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Health care workers at Eastern Long Island Hospital rally for better contract

Standing in the street outside Eastern Long Island Hospital chanting through a megaphone, Sharin Thomson repeated “What do we want?”

Each time a chorus of voices responded “Contracts!”

As they chanted and waved clappers, the approximately dozen health care professionals walked in a circle holding signs, some reading “ELIH shame on you,” “Union strong” and “This is about patient care.”

The picketers — nurses, radiologists, nurses assistants, physical therapists, social workers and more who work at ELIH — camped outside the hospital from 11 a.m. to 2 p.m. Thursday to protest what they said was management’s plans to cut their pensions, job stability and job training opportunities.

“One hundred percent of the institution is unionized,” Ms. Thomson said. “We have about 325 workers here… Workers deserve raises, training, benefits and that’s what management is trying to take away and cut.”

Ms. Thompson said nearly 50 percent of the union’s membership participated in the rally over the course of the day.

Contract negotiations have been ongoing over the last two months, according to the union’s informational brochure. It also says management has “refused to bargain with us in good faith” and has argued that they cannot afford the costs of training, salaries and pensions.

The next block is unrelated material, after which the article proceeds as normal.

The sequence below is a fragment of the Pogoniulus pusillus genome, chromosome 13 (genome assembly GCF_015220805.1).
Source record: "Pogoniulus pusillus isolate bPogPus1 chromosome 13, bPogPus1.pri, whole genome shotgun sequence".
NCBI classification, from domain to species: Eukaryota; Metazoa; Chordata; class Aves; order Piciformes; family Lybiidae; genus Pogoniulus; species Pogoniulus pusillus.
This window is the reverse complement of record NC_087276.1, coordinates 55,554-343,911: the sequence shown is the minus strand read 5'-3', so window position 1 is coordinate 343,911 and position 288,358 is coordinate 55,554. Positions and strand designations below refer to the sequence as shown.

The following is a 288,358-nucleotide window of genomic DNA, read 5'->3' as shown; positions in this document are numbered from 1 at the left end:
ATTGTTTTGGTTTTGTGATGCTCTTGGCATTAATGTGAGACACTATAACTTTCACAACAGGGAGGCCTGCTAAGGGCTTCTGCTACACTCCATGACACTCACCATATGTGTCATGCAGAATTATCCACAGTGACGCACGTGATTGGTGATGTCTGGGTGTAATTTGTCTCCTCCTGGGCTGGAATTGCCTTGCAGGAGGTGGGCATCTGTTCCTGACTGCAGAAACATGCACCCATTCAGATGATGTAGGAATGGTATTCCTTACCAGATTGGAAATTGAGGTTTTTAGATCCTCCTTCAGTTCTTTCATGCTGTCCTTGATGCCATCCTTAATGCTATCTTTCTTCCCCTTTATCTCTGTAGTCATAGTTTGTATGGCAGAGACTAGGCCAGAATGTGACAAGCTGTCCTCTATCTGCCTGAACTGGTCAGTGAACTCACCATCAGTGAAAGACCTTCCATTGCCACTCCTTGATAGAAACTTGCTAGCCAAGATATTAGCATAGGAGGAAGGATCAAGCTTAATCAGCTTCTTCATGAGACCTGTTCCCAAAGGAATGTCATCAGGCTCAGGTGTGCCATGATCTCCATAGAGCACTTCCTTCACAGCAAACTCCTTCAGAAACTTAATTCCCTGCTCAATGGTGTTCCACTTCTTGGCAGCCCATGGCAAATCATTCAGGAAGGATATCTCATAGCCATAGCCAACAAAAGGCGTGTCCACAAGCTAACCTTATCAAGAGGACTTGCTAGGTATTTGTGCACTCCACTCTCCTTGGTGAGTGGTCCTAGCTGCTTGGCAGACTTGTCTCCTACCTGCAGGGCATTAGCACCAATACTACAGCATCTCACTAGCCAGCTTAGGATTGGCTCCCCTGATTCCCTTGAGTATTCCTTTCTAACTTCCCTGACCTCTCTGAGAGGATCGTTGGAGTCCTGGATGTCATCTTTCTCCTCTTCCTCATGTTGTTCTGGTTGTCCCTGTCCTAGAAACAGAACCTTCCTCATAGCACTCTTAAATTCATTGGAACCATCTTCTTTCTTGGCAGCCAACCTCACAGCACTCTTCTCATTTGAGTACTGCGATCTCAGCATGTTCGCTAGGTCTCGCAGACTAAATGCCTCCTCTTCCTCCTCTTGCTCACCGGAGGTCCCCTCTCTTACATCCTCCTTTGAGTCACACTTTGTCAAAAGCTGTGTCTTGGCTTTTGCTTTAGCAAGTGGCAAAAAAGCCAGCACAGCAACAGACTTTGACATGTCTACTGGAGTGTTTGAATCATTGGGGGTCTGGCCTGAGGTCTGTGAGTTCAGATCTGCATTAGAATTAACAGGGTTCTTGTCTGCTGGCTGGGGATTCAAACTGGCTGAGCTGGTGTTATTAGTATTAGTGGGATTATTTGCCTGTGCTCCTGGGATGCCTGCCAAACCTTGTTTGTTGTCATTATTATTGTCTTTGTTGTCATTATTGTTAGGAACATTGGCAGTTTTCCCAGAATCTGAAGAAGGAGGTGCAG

Picketers outside Eastern Long Island Hospital in Greenport Thursday. (Credit: Nicole Smith)

Part of the 1199 SEIU United HealthCare Workers Union, the members joined health care providers from other hospitals across Long Island and in New York City who are negotiating for better contracts together, including those at Southampton Hospital and Long Island Jewish Medical Center.

ELIH president and CEO Paul Connor said Thursday afternoon that the informational picketing was a standard part of the negotiating process, adding “both parties are negotiating in good faith and we hope for a rapid conclusion to produce a new multi-year collective bargaining agreement.”

Ms. Thomson, a union organizer, said the group gave management at the hospital a deadline of July 13 to present them with a better contract. Should management not have something on paper by tomorrow, those picketing plan to let their contracts expire. They are set to expire Sept. 30.

Then they’ll strike.

“If they let it go to Sept. 30 and the expiration of our contract we will serve them with a strike notice on Oct. 1,” Ms. Thomson said.

She added that this wouldn’t be the first time workers at ELIH went on strike, as they did so for a few days in 1993.

Ms. Thomson said a few workers talked to patients about the situation and potential for a strike this fall and received their support and understanding.

“We certainly don’t want to do that,” she said. “It wasn’t a good time for people. We don’t do that lightly. We start like this and this is hopefully going to push them into doing the right thing.”

Photo caption: Sharin Thomson lead the protest outside Eastern Long Island Hospital Thursday. (Credit: Nicole Smith)

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